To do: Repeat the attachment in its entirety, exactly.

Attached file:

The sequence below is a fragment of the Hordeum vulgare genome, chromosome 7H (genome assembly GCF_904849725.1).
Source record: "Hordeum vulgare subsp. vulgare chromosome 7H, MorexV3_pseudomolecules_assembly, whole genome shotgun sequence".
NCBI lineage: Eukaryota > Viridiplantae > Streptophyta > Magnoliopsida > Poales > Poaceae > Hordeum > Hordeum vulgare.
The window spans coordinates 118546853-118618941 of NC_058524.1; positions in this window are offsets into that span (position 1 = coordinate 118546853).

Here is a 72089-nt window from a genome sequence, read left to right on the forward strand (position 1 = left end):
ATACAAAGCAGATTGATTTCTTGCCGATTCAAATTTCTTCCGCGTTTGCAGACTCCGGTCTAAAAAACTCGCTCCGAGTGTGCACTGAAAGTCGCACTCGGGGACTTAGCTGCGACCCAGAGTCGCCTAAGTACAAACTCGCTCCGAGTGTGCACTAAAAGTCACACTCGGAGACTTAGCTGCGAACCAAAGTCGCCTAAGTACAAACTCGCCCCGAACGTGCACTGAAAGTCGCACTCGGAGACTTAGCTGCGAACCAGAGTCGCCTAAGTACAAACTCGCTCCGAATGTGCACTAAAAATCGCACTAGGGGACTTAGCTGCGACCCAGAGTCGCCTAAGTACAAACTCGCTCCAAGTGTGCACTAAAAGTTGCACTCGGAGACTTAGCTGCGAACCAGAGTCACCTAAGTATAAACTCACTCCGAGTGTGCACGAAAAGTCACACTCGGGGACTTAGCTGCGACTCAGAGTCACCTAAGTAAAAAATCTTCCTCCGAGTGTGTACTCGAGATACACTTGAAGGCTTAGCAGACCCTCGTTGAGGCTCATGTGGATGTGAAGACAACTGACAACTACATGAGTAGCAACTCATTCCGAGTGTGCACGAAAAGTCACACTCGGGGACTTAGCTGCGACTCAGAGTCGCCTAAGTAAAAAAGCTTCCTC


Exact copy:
The sequence below is a fragment of the Hordeum vulgare genome, chromosome 7H (genome assembly GCF_904849725.1).
Source record: "Hordeum vulgare subsp. vulgare chromosome 7H, MorexV3_pseudomolecules_assembly, whole genome shotgun sequence".
NCBI lineage: Eukaryota > Viridiplantae > Streptophyta > Magnoliopsida > Poales > Poaceae > Hordeum > Hordeum vulgare.
The window spans coordinates 118546853-118618941 of NC_058524.1; positions in this window are offsets into that span (position 1 = coordinate 118546853).

Here is a 72089-nt window from a genome sequence, read left to right on the forward strand (position 1 = left end):
ATACAAAGCAGATTGATTTCTTGCCGATTCAAATTTCTTCCGCGTTTGCAGACTCCGGTCTAAAAAACTCGCTCCGAGTGTGCACTGAAAGTCGCACTCGGGGACTTAGCTGCGACCCAGAGTCGCCTAAGTACAAACTCGCTCCGAGTGTGCACTAAAAGTCACACTCGGAGACTTAGCTGCGAACCAAAGTCGCCTAAGTACAAACTCGCCCCGAACGTGCACTGAAAGTCGCACTCGGAGACTTAGCTGCGAACCAGAGTCGCCTAAGTACAAACTCGCTCCGAATGTGCACTAAAAATCGCACTAGGGGACTTAGCTGCGACCCAGAGTCGCCTAAGTACAAACTCGCTCCAAGTGTGCACTAAAAGTTGCACTCGGAGACTTAGCTGCGAACCAGAGTCACCTAAGTATAAACTCACTCCGAGTGTGCACGAAAAGTCACACTCGGGGACTTAGCTGCGACTCAGAGTCACCTAAGTAAAAAATCTTCCTCCGAGTGTGTACTCGAGATACACTTGAAGGCTTAGCAGACCCTCGTTGAGGCTCATGTGGATGTGAAGACAACTGACAACTACATGAGTAGCAACTCATTCCGAGTGTGCACGAAAAGTCACACTCGGGGACTTAGCTGCGACTCAGAGTCGCCTAAGTAAAAAAGCTTCCTC